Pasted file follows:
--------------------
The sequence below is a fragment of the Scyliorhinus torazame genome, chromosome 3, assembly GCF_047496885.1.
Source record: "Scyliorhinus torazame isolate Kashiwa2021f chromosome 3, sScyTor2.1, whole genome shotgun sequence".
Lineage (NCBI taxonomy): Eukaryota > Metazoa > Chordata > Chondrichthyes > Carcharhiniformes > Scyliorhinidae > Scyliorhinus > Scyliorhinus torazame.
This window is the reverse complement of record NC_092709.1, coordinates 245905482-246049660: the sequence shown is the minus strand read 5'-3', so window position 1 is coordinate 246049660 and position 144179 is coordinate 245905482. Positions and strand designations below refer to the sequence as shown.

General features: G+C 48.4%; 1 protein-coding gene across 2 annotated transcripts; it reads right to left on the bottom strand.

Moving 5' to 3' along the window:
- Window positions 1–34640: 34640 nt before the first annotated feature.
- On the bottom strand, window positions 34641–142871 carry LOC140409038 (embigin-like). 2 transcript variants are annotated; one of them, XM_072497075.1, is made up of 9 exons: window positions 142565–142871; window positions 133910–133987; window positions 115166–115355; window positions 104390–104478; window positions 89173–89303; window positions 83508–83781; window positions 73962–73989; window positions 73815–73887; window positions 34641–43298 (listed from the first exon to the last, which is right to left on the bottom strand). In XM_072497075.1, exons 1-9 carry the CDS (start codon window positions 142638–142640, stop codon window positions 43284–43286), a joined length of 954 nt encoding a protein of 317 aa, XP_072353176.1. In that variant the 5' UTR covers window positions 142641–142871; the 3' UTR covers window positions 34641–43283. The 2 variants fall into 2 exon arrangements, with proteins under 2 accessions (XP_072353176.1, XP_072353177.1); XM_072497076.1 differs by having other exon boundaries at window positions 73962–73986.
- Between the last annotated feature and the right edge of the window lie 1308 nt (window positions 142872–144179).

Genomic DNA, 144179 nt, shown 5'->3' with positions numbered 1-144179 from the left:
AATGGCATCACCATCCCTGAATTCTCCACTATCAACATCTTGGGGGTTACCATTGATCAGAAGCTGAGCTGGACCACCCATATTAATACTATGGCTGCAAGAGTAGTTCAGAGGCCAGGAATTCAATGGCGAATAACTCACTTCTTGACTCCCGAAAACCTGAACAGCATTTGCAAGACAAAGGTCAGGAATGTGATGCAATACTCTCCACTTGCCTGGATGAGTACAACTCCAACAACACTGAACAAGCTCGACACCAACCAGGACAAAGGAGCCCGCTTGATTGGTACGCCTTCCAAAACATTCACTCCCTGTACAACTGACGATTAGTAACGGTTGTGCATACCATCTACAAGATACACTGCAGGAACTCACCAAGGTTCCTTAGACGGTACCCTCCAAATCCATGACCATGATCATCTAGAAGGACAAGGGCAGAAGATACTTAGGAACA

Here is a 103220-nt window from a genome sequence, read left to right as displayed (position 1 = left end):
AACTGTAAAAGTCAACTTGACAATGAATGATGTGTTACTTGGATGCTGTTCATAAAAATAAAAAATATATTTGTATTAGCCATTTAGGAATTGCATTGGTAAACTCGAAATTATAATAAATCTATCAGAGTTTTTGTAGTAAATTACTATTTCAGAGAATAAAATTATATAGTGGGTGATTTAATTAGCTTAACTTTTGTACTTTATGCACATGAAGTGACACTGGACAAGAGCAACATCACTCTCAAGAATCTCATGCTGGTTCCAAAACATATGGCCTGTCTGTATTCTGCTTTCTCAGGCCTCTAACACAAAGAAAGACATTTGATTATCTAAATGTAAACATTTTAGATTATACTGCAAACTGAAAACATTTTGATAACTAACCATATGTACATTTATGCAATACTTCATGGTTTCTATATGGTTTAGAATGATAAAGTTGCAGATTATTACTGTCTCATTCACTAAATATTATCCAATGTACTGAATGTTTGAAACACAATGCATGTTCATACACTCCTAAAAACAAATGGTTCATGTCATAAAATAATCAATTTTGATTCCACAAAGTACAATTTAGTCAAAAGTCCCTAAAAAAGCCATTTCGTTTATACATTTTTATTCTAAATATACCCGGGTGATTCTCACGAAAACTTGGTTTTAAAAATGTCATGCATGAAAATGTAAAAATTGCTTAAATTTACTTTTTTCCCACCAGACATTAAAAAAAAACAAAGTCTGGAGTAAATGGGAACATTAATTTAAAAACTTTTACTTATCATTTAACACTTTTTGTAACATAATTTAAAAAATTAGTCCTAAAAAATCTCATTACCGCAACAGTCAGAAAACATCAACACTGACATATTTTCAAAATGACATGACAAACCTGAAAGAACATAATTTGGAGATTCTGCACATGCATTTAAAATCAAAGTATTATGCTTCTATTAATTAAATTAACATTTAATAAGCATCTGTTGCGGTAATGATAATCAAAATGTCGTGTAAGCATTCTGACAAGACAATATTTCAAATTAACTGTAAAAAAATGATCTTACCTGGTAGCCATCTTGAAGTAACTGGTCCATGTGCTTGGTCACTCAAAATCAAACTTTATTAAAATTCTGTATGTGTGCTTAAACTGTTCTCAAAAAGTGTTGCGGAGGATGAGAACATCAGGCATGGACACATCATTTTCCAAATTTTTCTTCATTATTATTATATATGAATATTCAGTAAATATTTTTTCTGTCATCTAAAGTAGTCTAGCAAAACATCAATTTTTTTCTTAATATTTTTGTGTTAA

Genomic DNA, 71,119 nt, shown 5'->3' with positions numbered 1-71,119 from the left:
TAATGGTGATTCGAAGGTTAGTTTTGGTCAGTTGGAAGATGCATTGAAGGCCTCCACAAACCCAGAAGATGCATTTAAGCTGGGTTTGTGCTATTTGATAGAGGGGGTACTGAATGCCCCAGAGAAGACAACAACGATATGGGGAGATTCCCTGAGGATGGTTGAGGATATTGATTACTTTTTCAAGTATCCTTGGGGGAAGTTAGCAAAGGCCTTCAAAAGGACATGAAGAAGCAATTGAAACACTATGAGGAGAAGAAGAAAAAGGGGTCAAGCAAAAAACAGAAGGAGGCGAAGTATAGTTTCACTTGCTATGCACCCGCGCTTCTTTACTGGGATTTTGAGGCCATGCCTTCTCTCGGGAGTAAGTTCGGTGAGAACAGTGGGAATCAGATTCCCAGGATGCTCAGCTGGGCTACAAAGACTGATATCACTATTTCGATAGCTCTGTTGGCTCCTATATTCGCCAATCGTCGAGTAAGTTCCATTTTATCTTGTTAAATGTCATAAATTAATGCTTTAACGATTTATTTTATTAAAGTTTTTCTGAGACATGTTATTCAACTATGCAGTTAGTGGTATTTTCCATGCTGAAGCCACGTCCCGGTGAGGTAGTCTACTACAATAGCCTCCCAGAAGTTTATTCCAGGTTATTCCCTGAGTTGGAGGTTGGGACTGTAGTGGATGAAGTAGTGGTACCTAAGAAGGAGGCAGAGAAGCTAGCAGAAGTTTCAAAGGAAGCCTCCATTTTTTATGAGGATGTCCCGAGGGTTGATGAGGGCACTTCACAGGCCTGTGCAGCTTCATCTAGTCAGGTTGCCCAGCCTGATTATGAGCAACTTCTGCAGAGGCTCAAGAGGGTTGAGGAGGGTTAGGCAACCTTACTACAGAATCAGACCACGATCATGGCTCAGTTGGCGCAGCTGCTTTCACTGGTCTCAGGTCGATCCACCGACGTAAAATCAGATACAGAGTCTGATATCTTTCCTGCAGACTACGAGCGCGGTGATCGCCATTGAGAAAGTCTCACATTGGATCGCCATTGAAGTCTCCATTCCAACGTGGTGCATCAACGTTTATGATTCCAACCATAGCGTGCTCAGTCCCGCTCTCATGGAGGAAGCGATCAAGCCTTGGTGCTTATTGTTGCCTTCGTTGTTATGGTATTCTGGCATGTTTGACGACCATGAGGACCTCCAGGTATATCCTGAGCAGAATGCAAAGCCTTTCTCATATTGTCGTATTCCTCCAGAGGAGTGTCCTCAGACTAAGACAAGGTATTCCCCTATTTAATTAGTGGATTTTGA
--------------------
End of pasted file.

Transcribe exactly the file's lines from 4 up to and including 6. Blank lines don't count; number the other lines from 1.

This window is the reverse complement of record NC_092709.1, coordinates 245905482-246049660: the sequence shown is the minus strand read 5'-3', so window position 1 is coordinate 246049660 and position 144179 is coordinate 245905482. Positions and strand designations below refer to the sequence as shown.

General features: G+C 48.4%; 1 protein-coding gene across 2 annotated transcripts; it reads right to left on the bottom strand.

Moving 5' to 3' along the window: